Year of Award


Document Type


Degree Type

Doctor of Philosophy (PhD)

Degree Name

Forest and Conservation Science

Department or School/College

College of Forestry and Conservation

Committee Chair

Wayne Freimund

Commitee Members

Perry Brown, Michael Patterson, Carol Bruneau, Doglas Dalenberg


Climate change, Consumer behavior, Pro-environmental behavior


University of Montana


There is a strong scientific consensus that climate change is happening, is caused by human activities, and will have significant negative consequences. Avoiding the most severe consequences will require significant reductions in carbon dioxide emissions, including changes in individuals' personal energy and transportation choices, which can contribute significantly to climate change. Past research has identified a wide range of factors that may influence perceptions of climate change and willingness to act to reduce it. However, there are still considerable gaps in our knowledge. There is limited understanding of how different factors interact in people's decisions about personal energy and transportation. Additionally, most previous research has focused on behavioral intentions rather than actual behavior, and there tends to be a considerable gap between intentions and actions. Therefore, the goal of this study was to gain a more holistic and in-depth understanding of how different influences interact in people's decision processes to motivate their personal energy and transportation choices. This study used interview data and a qualitative analysis approach to gain this in-depth understanding and complement past research, which has used mainly psychometric, survey-based research methods. I found that individuals' decisions about personal energy and transportation actions occurred in (at least) two stages. First, people had a preferred approach to energy and transportation use. This was most often based on key values and social factors. A preferred approach to personal energy and transportation actions that included climate friendly actions was frequently motivated by pro environmental values. However, values about consumption and social justice were also important motivators. Membership in a social network that supported climate friendly actions was also important. However, people's actual personal energy and transportation actions were the results of an `in the moment' decision making process in which their preferred approach was often mediated by other factors including their lifestage - such as requirements of having a family, conflicting desires, or failure to keep their more-values based preferences top of mind. Interestingly, climate change itself was not an important reason for climate friendly actions; mainly because people felt that their ability to reduce climate change through individual action was very limited.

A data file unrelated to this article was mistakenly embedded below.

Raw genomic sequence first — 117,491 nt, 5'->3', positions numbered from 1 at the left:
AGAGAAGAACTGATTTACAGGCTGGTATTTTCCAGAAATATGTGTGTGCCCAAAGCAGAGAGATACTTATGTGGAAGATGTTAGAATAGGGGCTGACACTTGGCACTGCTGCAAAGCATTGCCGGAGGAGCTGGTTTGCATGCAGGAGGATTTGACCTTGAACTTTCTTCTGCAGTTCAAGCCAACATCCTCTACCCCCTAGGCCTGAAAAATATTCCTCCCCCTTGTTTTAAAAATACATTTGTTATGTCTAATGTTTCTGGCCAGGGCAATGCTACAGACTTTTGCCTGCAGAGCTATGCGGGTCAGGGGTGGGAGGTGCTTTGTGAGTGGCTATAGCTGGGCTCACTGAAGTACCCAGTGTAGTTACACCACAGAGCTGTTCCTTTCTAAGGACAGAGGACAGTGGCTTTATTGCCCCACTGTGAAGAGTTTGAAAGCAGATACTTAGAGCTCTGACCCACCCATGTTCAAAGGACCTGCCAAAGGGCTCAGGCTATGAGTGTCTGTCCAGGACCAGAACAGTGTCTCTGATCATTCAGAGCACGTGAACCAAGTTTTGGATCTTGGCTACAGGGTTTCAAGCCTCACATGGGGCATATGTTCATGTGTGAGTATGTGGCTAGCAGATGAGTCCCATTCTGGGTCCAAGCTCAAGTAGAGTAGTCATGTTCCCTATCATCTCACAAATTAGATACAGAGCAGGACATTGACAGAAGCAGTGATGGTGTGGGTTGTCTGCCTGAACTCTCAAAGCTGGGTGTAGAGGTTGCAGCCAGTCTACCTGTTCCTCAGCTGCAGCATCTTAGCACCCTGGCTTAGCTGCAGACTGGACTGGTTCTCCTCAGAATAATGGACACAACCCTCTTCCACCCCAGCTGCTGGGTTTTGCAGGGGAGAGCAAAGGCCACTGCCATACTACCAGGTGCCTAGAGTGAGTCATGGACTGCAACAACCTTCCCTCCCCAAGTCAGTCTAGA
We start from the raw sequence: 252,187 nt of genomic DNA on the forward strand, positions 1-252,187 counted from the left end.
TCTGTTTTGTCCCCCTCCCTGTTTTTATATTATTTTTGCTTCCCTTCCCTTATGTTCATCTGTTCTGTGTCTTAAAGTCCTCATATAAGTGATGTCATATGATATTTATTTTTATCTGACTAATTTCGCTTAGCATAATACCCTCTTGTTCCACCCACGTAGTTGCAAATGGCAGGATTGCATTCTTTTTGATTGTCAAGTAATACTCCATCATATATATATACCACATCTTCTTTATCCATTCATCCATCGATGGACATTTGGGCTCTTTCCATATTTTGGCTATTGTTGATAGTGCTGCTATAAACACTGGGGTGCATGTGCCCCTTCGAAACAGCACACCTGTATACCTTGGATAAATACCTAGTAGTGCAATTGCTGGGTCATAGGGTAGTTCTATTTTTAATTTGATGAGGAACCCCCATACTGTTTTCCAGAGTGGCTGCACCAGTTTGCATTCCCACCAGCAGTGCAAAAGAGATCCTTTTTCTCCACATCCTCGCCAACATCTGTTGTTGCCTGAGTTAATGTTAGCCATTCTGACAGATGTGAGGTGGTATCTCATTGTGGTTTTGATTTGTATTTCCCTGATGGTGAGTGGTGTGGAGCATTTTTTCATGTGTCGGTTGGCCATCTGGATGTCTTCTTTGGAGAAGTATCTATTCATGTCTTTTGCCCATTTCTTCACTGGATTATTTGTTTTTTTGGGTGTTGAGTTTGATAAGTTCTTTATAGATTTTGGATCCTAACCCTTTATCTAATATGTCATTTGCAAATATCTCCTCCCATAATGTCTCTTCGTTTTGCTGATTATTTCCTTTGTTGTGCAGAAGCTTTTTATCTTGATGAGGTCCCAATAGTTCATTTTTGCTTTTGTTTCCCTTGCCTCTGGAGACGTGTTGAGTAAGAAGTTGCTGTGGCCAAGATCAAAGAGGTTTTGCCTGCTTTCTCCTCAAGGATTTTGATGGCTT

© Copyright 2014 Alison Dimond